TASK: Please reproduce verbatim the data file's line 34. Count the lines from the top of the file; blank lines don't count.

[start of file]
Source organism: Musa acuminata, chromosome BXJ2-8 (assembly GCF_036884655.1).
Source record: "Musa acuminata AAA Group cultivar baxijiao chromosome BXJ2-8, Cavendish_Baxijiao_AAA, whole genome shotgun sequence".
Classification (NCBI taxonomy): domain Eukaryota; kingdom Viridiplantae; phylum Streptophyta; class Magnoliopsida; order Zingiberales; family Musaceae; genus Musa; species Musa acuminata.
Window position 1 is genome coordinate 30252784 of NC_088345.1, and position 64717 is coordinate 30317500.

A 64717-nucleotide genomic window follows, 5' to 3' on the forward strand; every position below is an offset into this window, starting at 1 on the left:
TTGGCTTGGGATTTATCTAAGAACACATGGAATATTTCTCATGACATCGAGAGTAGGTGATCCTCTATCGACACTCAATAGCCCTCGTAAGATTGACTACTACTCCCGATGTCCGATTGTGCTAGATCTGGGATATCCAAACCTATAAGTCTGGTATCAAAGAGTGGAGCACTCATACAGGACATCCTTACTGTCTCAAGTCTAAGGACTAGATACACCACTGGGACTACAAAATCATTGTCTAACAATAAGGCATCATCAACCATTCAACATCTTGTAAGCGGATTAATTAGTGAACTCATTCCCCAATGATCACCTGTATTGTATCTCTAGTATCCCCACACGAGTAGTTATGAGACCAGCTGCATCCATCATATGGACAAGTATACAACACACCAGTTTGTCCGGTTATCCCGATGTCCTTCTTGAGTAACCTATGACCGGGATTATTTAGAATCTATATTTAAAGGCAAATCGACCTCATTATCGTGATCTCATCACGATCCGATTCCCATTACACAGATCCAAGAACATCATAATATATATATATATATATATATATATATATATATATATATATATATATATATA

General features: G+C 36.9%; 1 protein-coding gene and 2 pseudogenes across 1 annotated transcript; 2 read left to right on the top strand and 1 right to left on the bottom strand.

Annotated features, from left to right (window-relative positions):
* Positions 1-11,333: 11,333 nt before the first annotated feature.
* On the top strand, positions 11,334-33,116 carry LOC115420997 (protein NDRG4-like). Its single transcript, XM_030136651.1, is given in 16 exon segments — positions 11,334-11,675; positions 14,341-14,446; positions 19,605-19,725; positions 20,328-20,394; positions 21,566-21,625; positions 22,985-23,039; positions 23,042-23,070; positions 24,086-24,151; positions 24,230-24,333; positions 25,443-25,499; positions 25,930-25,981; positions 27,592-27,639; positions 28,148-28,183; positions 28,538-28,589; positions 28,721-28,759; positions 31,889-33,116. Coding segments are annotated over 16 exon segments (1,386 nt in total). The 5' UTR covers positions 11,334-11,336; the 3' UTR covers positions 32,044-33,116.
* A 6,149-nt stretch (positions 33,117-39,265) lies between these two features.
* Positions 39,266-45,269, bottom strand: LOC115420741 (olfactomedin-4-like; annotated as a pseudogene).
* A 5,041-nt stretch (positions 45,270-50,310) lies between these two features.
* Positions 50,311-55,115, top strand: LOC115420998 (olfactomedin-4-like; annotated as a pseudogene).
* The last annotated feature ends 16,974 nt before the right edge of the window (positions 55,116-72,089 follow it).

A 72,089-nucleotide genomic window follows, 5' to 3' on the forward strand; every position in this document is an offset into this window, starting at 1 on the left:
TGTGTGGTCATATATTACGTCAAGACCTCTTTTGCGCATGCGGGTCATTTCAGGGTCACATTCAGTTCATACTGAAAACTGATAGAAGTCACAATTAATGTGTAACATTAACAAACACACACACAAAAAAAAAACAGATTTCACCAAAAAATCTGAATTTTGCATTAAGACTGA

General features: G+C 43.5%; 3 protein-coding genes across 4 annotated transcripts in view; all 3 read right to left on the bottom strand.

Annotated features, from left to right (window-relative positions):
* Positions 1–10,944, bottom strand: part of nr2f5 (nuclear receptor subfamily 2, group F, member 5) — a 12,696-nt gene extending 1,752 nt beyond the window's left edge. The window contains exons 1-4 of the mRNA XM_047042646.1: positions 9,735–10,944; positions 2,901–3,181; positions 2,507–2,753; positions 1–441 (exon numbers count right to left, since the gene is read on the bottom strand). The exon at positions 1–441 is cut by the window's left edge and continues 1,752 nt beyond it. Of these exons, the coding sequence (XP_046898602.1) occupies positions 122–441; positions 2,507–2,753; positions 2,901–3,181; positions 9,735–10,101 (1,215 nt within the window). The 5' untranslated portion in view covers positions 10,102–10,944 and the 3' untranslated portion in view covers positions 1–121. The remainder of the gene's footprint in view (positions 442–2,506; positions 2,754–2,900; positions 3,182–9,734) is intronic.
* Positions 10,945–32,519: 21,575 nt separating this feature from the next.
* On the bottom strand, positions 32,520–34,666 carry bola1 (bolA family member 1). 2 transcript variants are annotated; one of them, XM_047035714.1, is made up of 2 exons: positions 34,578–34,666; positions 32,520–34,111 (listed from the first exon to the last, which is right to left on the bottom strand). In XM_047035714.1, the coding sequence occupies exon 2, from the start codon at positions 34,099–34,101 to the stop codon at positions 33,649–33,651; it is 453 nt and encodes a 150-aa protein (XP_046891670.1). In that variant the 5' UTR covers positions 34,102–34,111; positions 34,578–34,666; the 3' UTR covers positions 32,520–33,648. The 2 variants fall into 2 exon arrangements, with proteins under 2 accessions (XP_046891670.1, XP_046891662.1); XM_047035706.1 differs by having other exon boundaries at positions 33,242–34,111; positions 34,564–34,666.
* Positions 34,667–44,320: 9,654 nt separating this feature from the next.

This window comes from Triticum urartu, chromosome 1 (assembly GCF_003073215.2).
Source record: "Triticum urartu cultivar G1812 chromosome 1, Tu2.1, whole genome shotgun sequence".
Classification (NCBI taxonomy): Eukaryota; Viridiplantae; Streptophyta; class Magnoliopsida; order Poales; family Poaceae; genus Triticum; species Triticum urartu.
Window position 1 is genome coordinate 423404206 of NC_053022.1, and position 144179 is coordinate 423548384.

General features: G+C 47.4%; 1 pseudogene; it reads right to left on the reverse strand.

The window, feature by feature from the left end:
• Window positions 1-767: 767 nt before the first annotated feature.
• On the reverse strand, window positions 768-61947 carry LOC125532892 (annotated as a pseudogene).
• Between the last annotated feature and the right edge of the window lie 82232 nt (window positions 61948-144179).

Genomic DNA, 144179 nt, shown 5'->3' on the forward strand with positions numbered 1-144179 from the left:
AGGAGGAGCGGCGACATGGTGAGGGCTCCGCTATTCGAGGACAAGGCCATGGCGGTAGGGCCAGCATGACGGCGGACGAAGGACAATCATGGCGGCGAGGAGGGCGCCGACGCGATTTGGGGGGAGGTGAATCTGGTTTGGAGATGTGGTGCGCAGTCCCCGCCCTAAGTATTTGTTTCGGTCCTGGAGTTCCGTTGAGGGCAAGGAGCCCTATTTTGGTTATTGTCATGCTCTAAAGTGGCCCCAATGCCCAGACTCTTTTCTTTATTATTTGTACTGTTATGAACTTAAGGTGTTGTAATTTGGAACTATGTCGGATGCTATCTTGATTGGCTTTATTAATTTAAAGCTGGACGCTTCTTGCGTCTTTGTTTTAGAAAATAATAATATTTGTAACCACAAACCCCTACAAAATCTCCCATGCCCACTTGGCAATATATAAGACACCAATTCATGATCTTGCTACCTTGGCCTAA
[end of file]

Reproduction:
AGGAGGAGCGGCGACATGGTGAGGGCTCCGCTATTCGAGGACAAGGCCATGGCGGTAGGGCCAGCATGACGGCGGACGAAGGACAATCATGGCGGCGAGGAGGGCGCCGACGCGATTTGGGGGGAGGTGAATCTGGTTTGGAGATGTGGTGCGCAGTCCCCGCCCTAAGTATTTGTTTCGGTCCTGGAGTTCCGTTGAGGGCAAGGAGCCCTATTTTGGTTATTGTCATGCTCTAAAGTGGCCCCAATGCCCAGACTCTTTTCTTTATTATTTGTACTGTTATGAACTTAAGGTGTTGTAATTTGGAACTATGTCGGATGCTATCTTGATTGGCTTTATTAATTTAAAGCTGGACGCTTCTTGCGTCTTTGTTTTAGAAAATAATAATATTTGTAACCACAAACCCCTACAAAATCTCCCATGCCCACTTGGCAATATATAAGACACCAATTCATGATCTTGCTACCTTGGCCTAA